At Least 27 Million Americans are ‘Underemployed’
While the official unemployment rate last year was 8.1 percent, a far greater percentage of working-age Americans were “underemployed.”
According to the Bureau of Labor Statistics, the underemployment rate in 2012 was 14.7 percent, amounting to 23.1 million people.
Underemployed Americans include those who are officially considered unemployed, plus involuntary part-time workers and “marginally attached” workers — those who have not looked for work within the last four weeks but have sought a job within the last year and are available for employment.
About 2.5 million people were marginally attached workers last year, and 8.1 million were involuntary part-time workers.
As troubling as that may be, the actual figures are likely much worse, according to a report by Wendell Cox for NewGeography.com.
For instance, Gallup estimated that the nation’s underemployment rate stood at 17.4 percent in August, meaning that there are more than 27 million underemployed workers.
Also, economists at the Center for College Affordability and Productivity have estimated that 48 percent of college graduates who are employed hold jobs that do not require a college degree. These are not included in the underemployment figures. If they were, the underemployment rate would soar.
Nevada had the highest underemployment rate during the year ending on June 30, 19 percent, followed by California with 18.3 percent. The lowest rates were in North Dakota at 6.2 percent and South Dakota, 7.8 percent.
“The productivity gap that results from underemployment constrains the U.S. economy at a time of unusually severe financial challenges,” observes Cox, visiting professor at the Conservatoire National des Arts et Metiers in Paris and the author of “War on the Dream: How Anti-Sprawl Policy Threatens the Quality of Life.”
“College graduates face not only a grim employment market, but have student loan repayments that require good jobs,” he adds.
“Yet things could get worse. The soon to be implemented Patient Protection and Affordable Care Act (Obamacare) has a built-in incentive for employers to shift workers to part-time status” or to hire part-time workers to avoid the mandate to provide health insurance to full-time workers.
Infrastructure Spending Won’t Produce New Jobs
President Barack Obama and prominent members of Congress have called for a significant boost in infrastructure spending on roads and bridges to create jobs and stimulate the economy.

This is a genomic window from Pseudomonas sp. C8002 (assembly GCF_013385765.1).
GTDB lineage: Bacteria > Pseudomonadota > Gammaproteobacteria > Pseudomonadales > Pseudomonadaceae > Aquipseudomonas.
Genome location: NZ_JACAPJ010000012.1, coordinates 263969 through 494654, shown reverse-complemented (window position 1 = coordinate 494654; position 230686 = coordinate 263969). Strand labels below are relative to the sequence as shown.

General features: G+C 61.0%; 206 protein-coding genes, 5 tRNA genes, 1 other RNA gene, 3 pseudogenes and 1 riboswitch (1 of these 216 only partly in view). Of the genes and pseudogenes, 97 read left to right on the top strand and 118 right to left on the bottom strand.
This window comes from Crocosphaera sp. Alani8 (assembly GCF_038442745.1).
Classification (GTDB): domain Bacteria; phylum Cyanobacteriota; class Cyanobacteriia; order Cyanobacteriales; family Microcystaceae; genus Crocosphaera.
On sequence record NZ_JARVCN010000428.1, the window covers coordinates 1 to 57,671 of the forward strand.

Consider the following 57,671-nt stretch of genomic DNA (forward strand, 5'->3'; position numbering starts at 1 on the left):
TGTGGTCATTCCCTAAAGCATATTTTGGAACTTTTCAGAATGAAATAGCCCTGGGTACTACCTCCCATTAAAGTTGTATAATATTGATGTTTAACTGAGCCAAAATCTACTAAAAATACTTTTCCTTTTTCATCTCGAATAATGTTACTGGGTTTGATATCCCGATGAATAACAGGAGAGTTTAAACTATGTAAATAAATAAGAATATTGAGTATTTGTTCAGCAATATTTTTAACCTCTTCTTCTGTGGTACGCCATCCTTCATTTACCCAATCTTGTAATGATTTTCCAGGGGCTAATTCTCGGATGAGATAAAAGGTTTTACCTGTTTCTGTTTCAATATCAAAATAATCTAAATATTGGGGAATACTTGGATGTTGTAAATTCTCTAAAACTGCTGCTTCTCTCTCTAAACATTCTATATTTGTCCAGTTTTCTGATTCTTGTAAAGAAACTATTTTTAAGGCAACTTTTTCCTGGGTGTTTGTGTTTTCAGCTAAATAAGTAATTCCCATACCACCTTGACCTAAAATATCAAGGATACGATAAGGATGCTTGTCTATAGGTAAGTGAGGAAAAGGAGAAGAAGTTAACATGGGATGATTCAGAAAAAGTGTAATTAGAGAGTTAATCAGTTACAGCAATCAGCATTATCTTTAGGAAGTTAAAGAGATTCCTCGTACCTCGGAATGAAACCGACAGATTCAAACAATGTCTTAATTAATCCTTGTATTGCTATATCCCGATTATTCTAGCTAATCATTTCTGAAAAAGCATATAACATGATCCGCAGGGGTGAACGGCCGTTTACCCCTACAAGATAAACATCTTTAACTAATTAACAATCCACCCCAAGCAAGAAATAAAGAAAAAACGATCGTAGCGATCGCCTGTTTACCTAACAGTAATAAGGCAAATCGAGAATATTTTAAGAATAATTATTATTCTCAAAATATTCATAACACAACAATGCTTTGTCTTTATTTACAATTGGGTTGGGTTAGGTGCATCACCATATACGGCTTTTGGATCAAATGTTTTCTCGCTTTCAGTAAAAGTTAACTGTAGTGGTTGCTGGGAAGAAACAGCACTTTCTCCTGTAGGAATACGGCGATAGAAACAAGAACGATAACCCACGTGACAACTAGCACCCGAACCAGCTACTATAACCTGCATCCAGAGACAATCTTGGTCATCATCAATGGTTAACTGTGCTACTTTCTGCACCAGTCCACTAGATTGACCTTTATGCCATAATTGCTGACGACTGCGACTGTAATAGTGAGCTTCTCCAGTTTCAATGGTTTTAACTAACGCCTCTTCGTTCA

But a new report from The Heritage Foundation asserts that those calls “misunderstand” the nature of infrastructure construction work.
“Infrastructure projects are capital intensive, not labor intensive,” James Sherk writes for the foundation.
Repair and replacement of traffic arteries require a relatively small number of highly skilled workers using advanced equipment, he points out.
Slightly more than 300,000 Americans nationwide work in highway, street, or bridge construction, and they comprise just two-tenths of a percent of all workers. So even doubling their numbers would have only a minor effect on overall employment.
The highly trained employees who work on infrastructure can require years of on-the-job training before they are fully trained. A structural ironworker, for example, needs three to four years and from 6,000 to 8,000 hours of training.
Therefore, few of the currently unemployed workers have the requisite skill and training to work on infrastructure projects. According to the Bureau of Labor Statistics, there are only 13,500 unemployed cement masons, concrete finishers, and terrazzo workers in the entire nation.
“Additional infrastructure spending would consequently employ relatively few unemployed workers,” according to Sherk, senior policy analyst in labor economics in the Center for Data Analysis at The Heritage Foundation.
“Instead, federal construction contractors would hire the skilled workforce they need away from private construction projects,” he said. “New jobs created would come primarily at the expense of other jobs in the private sector.”
He concluded that the new spending called for by Senate Budget Committee Chairwoman Patty Murray, D-Wash., and others “would do more to shuffle jobs around than reduce unemployment.”
Footnote: America’s infrastructure quality has actually improved significantly over the past two decades, and the number of structurally deficient bridges has fallen steadily since 1992.